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The Vagabond

NO WRITER ATTRIBUTED

There are times when the Vagabond cannot write for everyone. This is one such occasion, for tomorrow brings the biggest single athletic event of every Harvard scholastic year--the Yale game. Vag would like to speak now to some of the men on the team--particularly to those who will enter their last gridiron battle tomorrow--the footballers of the Class of 1939. So pardon him, please. . . .

When Bobby was elected Captain last year, Vag wondered a bit. He was so little-looking. Ends are supposed to be big and rangy, and Bobby wasn't. When he used to come into Williams' lectures on money and banking last year, Vag used to size him up and speculate a lot. How could this little fellow expect to turn the Cornell, Army, and Dartmouth backs in on end sweeps? How could he expect to grab passes from taller defense men? Vag still can't figure out how he does it, but he does, and it makes him feel warm inside to watch Bobby play. . . .

Vag is an old friend of Hacker's. In fact, Hacker calls Vag "the Duke" for reasons which Vag will not go into now. He first heard of Hacker when their mutual tutor in their sophomore year wondered where that guy Wilson was. There was a rumor to the effect that he played football. He was a jolly easy-going fellow, and Vag, as he watched the games that fall, never could quite understand how he could change so suddenly into a ferocious blocker and tackler on the field. He knows now. Three years of watching Hacker in the blocking slot have shown him that Hacker really loves the game. Coupled with ability, that explains a lot. . . .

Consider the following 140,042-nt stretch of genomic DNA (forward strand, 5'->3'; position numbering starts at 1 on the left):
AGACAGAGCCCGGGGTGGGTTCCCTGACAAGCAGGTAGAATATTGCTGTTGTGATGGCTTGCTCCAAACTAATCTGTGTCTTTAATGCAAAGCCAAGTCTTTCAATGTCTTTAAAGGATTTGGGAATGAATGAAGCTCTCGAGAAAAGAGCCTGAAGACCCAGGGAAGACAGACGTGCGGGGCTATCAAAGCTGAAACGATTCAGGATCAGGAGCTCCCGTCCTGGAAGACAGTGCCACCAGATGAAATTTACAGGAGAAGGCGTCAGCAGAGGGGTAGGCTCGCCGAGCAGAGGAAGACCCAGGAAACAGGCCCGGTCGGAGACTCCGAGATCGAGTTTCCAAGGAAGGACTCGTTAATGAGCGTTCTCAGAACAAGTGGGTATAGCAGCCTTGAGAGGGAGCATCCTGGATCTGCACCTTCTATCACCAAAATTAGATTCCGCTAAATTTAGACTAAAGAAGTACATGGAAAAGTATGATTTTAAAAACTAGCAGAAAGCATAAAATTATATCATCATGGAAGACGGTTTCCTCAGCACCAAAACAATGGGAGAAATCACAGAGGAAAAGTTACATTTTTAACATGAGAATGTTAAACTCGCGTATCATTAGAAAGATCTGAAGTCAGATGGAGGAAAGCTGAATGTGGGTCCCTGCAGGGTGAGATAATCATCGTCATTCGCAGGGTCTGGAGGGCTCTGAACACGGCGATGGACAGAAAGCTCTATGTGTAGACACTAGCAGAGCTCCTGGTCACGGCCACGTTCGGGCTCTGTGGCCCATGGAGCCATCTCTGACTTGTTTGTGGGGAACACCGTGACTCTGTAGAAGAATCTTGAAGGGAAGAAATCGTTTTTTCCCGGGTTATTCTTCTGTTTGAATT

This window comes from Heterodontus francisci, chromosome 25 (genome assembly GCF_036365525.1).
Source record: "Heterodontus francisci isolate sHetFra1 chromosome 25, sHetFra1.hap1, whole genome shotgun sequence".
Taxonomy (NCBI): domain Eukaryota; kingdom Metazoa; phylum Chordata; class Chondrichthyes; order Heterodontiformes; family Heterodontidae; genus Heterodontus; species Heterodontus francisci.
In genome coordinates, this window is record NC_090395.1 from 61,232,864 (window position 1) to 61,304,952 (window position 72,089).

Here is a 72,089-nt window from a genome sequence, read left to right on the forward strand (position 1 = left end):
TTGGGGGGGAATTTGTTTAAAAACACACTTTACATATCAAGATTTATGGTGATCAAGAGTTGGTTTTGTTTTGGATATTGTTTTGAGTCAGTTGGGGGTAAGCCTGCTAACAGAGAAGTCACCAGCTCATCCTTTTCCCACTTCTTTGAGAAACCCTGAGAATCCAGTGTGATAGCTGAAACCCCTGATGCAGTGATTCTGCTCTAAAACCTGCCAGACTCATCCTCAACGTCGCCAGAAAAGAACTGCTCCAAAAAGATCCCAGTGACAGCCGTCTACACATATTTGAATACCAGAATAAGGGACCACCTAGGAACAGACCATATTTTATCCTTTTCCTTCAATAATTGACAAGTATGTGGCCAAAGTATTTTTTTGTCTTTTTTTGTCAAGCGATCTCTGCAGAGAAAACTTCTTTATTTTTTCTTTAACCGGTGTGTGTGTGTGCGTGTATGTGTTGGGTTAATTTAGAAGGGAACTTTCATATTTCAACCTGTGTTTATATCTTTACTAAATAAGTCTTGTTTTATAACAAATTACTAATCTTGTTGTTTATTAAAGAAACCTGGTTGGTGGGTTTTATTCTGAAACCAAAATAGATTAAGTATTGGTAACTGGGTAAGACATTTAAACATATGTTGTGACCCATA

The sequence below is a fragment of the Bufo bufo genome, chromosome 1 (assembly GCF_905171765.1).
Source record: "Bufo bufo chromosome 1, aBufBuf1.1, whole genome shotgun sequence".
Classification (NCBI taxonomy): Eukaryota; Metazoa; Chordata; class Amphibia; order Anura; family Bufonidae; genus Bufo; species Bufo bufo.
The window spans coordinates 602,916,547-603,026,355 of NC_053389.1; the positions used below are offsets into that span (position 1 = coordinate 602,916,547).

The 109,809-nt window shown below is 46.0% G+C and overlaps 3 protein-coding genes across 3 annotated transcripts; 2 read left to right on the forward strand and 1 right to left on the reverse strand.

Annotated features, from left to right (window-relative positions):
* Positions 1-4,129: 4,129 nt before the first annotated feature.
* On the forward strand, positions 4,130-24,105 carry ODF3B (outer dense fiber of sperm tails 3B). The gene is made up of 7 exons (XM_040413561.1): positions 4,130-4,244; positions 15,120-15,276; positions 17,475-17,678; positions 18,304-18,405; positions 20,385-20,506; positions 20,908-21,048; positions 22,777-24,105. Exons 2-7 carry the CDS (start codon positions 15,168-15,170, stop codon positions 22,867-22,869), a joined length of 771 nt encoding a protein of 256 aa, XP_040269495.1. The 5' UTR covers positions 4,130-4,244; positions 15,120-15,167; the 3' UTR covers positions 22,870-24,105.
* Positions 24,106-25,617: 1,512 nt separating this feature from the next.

Then there's Austie, who didn't get much out of Lake's course when he sat next to Vag, but who can really concentrate his interest when it comes to calling the plays. There's Frank, who, like Austie, is a real triple threat man every moment he is on the field. There's rollicking Ben, who learned many lessons in patience and persistence while waiting for Vern to graduate. There's burly Mike, whose fierce competition with Ben made both of them better men. There's big Ken, who looks so docile and lumbering but about whom enemy linemen have nightmares weeks before the Harvard. . . . There' little Nick, who had to wait for Russ and Chuck, and who seems to delight in his opponents' weight advantage. There's solemn Dave, who has the damndest luck with black eyes. There's colorful Tim, who like Hacker has found new joy in tackling. There's the steady Chief, with the barrel-house voice and the sure toe. There's Don and Win, a set of ends who have justified the confidence placed in them. There's Bob B., slim, reserved, quiet, who can carry the mail while Torbie gets his wind. And there's Chink, who gives Tim a rest at center, but allows the team no let-down. . . .

There's the rest of the team, too--Torbie and Tom and Joe and Bill and a score of others who are vital cogs and who will continue to shine on next year's eleven. Behind the spotlight glare, there're the coaches, the managers, the scrubs, the trainers. . . .

And head over all this aggregation that is Harvard football--Dick. . . .

Neither wild horses nor galloping consumption nor a hurricane could keep Vag from the Yale Bowl tomorrow afternoon. He must be there to see the final football bow of these Seniors who, with their capable Junior and Sophomore compatriots, will go "all out" for Dick--and for the rest of us who are Harvard.

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